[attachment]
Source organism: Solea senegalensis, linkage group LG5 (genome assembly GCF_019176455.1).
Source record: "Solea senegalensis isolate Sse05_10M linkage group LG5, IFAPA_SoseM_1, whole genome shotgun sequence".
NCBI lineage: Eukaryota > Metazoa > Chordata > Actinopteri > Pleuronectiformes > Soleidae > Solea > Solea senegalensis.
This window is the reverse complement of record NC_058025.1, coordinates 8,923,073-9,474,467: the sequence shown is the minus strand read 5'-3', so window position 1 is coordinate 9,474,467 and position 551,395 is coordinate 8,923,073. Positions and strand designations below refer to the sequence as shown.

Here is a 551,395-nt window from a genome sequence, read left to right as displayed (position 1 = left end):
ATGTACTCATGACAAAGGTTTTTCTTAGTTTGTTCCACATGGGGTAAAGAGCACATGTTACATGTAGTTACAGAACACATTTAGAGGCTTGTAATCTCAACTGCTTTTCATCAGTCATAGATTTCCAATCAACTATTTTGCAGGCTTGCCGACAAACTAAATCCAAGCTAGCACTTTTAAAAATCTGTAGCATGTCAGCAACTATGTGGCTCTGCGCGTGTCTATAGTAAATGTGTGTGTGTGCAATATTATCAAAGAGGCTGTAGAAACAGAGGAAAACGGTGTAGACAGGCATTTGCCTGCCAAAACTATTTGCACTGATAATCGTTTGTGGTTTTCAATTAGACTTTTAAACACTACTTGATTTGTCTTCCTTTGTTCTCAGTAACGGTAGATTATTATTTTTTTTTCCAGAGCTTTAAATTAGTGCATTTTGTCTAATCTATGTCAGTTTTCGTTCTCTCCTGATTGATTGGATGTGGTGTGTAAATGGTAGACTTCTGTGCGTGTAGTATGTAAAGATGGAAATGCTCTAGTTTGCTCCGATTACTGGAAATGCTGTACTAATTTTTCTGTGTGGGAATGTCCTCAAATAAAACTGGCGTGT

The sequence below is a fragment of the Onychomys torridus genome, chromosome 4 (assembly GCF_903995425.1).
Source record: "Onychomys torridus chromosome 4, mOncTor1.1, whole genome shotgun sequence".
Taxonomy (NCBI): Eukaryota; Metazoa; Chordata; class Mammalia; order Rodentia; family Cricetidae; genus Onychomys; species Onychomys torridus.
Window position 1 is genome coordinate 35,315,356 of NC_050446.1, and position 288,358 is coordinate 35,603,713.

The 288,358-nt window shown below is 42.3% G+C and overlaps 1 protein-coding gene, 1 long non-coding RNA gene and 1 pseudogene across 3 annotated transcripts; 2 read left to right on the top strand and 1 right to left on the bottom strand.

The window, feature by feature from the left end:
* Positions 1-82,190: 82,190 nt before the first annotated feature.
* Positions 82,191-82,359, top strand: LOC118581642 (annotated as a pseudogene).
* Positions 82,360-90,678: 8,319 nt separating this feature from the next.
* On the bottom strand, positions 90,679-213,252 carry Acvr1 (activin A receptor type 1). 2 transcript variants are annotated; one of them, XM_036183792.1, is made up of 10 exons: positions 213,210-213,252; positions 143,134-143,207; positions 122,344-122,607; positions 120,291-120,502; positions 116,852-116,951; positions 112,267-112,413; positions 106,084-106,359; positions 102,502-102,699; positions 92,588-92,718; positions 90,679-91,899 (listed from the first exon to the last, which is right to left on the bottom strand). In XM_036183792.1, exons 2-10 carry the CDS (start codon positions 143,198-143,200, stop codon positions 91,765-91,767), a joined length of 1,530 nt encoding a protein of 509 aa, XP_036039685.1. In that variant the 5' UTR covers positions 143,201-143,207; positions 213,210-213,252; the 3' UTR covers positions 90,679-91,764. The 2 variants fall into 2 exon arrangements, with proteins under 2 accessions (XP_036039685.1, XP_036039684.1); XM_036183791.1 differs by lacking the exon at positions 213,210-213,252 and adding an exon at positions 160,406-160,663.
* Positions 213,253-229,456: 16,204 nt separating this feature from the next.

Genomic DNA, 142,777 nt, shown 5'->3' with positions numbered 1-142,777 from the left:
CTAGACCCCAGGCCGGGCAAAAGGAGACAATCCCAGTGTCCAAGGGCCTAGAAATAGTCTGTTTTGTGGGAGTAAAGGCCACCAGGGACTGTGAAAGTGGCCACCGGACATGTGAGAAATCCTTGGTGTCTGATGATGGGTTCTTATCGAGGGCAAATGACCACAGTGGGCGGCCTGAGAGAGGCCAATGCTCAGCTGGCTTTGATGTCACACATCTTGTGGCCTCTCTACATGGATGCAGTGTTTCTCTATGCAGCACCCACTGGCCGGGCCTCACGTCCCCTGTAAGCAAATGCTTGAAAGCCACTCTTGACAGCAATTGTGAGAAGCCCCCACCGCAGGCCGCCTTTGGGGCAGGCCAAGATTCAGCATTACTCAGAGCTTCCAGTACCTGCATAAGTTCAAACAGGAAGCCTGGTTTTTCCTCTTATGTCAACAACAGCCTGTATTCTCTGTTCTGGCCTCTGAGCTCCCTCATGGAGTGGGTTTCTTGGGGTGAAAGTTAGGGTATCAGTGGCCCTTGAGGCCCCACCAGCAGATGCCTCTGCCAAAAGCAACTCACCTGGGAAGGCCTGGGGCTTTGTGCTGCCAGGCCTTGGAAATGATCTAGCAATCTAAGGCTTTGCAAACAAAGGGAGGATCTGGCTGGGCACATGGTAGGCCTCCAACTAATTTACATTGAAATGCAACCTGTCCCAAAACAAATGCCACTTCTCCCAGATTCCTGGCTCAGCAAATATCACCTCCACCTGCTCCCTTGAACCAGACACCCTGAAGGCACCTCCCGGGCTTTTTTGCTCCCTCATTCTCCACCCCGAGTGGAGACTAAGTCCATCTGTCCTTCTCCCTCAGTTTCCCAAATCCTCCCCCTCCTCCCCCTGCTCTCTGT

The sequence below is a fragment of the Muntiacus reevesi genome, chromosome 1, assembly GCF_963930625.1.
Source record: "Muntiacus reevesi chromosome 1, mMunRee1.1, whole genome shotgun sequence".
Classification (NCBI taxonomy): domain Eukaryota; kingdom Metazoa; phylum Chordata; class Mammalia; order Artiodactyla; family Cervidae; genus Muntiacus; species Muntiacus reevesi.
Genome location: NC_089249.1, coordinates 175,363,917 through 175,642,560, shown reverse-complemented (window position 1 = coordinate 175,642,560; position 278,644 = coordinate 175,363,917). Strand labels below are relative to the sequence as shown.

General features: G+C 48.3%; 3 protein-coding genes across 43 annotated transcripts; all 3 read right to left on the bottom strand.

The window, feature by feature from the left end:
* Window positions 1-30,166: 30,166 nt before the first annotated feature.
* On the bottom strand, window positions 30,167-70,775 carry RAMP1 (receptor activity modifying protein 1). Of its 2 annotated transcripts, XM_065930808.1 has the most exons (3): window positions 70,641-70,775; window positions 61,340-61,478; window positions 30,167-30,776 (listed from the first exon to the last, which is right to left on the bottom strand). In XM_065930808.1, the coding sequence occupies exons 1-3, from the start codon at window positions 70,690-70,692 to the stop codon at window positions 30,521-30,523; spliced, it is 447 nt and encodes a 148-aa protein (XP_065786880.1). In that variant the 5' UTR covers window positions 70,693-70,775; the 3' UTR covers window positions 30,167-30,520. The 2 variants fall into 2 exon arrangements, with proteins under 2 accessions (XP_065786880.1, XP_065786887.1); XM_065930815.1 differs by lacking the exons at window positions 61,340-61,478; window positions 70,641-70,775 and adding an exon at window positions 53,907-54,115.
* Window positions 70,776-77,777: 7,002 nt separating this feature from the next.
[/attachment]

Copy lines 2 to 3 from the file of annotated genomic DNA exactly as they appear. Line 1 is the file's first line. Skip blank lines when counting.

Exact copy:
Source record: "Solea senegalensis isolate Sse05_10M linkage group LG5, IFAPA_SoseM_1, whole genome shotgun sequence".
NCBI lineage: Eukaryota > Metazoa > Chordata > Actinopteri > Pleuronectiformes > Soleidae > Solea > Solea senegalensis.